Someone asked me yesterday if I was enjoying posting the scathing reviews of Naipaul’s new book on the blog . . . and I have to confess I am. The enjoyment—uncharacteristically malicious as I have to confess it is—comes from seeing critics and venues accustomed to praising Naipaul to the skies sounding like his Caribbean critics. I have just finished the book, which I found truly appalling and very badly written, so this time critics cannot hide behind the argument that he may be saying hurtful things but the writing is “marvelous.” Here COLIN MURPHY reviews The Masque of Africa for The Irish Times. With this one I am calling a moratorium on posting more of these reviews . . . unless, of course, something truly extraordinary comes out.
IS VS Naipaul a racist or simply a misanthrope? The question is not an original one. Edward Saïd described him as peddling “colonial mythologies about wogs and darkies”; Paul Theroux, his one-time acolyte, said he had “race on the brain” (and said much worse, too); Derek Walcott has accused him, in comic verse, of “self-abhorrence”.
The surprise, perhaps, is that the question suggests itself so early, and so often, in The Masque of Africa , an account of his travels in various African countries, in pursuit of an understanding of “African belief”. There are the glib dismissals of various peoples: the rural poor of Ivory Coast who are “not yet a peasantry”; in Ghana the “idle fellows” surviving by selling bush meat by the roadside; in Gabon a passing reference to Chinese logging companies as expressing “the Chinese hatred for the earth”.
Then there are the repeated, thematic references to Africans as unable to control their fertility, their appetite or their waste. An orphanage in Ivory Coast brings to mind “Africa drowning in the fecundity of its people”; in Uganda he notes that, “given guns and left to themselves, they would easily eat their way through the continent’s wildlife”; at Yamoussoukro, mountains of garbage around the cathedral are evidence of “Africa reclaiming its own”.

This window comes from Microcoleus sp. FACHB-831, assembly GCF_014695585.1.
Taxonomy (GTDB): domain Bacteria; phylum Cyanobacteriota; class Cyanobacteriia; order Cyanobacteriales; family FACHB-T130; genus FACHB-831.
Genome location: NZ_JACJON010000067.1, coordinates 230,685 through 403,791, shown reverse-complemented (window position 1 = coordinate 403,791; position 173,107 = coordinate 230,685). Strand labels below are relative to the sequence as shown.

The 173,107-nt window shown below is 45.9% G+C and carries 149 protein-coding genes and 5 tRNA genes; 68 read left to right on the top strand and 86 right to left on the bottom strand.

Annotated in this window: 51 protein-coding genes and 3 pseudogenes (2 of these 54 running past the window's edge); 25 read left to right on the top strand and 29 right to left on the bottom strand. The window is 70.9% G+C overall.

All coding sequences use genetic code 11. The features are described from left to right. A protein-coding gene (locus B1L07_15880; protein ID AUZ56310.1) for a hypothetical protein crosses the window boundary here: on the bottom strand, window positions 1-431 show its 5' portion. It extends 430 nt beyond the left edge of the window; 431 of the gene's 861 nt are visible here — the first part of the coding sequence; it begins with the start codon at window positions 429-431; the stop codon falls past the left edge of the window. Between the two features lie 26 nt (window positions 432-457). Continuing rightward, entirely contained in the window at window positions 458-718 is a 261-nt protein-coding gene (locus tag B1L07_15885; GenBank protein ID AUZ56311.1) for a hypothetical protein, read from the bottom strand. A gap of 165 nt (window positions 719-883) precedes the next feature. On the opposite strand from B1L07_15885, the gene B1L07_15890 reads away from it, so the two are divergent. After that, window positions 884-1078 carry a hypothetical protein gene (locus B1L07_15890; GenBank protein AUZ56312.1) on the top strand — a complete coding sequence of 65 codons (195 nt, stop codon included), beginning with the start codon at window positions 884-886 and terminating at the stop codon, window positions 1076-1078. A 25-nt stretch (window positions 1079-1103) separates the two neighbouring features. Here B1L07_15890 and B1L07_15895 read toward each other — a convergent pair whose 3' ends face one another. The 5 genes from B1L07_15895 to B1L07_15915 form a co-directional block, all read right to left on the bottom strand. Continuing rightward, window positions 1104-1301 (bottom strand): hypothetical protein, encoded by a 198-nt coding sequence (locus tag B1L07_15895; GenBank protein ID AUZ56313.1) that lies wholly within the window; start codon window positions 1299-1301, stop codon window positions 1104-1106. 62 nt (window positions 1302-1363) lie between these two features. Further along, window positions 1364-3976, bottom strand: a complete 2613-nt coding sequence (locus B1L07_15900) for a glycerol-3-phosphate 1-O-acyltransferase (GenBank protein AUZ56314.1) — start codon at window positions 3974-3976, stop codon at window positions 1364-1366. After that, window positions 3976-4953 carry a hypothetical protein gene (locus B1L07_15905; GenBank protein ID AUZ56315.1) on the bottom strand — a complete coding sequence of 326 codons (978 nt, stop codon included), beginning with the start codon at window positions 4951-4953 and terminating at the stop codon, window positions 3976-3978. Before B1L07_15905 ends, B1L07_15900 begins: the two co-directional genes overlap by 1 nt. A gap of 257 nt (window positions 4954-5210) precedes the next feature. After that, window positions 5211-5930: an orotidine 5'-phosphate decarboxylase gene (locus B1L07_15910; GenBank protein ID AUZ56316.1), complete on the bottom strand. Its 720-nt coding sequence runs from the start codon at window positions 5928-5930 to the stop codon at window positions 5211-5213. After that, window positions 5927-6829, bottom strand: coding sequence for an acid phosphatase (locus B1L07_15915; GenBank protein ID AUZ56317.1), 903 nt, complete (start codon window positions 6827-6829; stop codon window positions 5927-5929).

In Lagos airport he reflects on the chaos and the apparent excess displayed at the baggage carousel, before being subjected to a mildly amusing ordeal of misunderstandings and apparent indifference by taxi drivers and hotel staff. This takes six pages. It has the wearied tone of the rants you hear in expatriate enclaves across Africa, from people lamenting the quality of their maids or the fecklessness of the local police.
I’ve done both, admittedly. Our maid robbed us wholesale, and I’ve paid my share of nuisance bribes. But it is the ubiquity of these experiences that renders them banal. In societies with huge inequality, and without cohesive government, people will reasonably seek to maximise the economic return from transactions that in wealthier societies might be considered to be bound by trust or obligation, not by profit.
This is called “rent seeking” by the academics; Naipaul uses an expressive Ugandan word for it, “hongo”, and he obsesses about it constantly, undermining his encounters with religious elders with an ever-present anxiety about if and when he will be expected to produce a bottle of schnapps or other customary gift. (Invariably, he fails to have the gift with him.)